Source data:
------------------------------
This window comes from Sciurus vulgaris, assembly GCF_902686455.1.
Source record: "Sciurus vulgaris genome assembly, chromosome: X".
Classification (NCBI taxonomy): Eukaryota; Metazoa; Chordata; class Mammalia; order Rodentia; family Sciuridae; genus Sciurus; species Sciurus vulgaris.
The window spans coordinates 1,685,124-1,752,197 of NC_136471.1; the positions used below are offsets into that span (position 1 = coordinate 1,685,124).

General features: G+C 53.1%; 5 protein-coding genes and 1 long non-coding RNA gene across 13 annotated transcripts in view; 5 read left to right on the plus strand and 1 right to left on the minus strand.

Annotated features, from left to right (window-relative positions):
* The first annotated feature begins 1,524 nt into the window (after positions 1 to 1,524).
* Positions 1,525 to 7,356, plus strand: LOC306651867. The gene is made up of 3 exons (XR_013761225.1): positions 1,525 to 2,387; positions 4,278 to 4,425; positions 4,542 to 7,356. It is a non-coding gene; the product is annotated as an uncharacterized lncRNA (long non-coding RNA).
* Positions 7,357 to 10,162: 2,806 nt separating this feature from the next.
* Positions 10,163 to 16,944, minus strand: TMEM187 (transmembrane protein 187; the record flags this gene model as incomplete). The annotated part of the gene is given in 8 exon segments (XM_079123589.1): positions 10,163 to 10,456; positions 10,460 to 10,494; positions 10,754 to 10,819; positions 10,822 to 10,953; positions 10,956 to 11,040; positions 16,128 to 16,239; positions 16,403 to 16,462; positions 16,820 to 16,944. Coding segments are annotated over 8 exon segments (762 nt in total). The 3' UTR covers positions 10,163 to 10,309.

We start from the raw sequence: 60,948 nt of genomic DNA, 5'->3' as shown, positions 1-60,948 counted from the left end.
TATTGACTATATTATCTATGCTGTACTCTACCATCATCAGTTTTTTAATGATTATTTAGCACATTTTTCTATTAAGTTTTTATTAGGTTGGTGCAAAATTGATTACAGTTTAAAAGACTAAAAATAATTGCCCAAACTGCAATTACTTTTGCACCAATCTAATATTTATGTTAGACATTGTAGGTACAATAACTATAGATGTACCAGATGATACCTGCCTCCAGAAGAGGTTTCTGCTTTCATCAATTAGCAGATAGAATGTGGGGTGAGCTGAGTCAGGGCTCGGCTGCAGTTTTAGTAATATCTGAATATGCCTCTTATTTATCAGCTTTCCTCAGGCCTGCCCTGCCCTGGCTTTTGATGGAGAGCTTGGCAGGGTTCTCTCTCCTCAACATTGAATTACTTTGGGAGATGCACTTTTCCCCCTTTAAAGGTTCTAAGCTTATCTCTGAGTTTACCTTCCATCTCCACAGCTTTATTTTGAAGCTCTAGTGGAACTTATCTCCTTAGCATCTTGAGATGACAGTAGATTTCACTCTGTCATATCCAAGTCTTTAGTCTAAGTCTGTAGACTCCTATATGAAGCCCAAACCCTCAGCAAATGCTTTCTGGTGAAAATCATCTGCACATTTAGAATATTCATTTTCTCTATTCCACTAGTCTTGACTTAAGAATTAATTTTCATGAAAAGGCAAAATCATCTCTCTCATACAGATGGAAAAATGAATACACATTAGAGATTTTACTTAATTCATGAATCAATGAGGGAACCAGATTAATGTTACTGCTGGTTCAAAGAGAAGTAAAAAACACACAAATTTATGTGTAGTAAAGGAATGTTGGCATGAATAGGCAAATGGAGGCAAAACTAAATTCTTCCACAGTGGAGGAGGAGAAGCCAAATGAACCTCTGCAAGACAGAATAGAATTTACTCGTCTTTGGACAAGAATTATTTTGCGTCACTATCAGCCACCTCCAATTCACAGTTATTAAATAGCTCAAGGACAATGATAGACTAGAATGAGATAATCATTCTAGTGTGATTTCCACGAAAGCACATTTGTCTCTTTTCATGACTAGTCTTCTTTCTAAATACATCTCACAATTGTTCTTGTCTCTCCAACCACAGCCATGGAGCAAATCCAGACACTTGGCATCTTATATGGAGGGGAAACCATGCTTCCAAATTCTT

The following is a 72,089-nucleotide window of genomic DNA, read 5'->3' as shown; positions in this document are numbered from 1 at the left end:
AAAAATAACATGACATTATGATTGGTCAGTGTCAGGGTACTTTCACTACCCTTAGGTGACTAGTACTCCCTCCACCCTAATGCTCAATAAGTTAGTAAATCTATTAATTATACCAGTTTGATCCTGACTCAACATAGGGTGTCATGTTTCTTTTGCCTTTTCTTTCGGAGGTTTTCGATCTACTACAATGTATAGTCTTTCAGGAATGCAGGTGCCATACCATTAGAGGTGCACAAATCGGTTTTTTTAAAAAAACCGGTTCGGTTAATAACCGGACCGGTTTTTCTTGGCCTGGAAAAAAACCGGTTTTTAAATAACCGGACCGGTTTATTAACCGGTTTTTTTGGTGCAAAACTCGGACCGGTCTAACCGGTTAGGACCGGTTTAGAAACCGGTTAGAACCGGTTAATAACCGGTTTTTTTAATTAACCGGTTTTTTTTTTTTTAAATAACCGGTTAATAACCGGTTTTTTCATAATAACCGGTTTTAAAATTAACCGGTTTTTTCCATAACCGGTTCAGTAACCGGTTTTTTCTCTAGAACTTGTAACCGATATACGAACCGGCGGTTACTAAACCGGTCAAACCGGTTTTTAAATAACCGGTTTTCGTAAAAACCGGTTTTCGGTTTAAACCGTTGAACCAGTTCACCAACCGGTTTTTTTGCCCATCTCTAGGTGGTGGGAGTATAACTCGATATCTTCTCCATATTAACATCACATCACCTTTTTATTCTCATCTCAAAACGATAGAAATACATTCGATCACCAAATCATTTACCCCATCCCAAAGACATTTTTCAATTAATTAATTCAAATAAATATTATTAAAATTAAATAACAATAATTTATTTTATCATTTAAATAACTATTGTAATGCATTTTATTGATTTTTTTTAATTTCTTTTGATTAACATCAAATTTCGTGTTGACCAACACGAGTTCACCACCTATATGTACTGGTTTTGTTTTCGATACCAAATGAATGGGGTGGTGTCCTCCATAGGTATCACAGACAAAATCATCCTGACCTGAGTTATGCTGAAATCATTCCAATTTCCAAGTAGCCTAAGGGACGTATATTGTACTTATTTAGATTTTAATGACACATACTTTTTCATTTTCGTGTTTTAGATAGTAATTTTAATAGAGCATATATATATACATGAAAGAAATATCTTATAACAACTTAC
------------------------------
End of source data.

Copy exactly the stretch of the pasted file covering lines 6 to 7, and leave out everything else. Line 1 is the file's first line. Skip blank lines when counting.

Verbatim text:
Annotated features, from left to right (window-relative positions):
* The first annotated feature begins 1,524 nt into the window (after positions 1 to 1,524).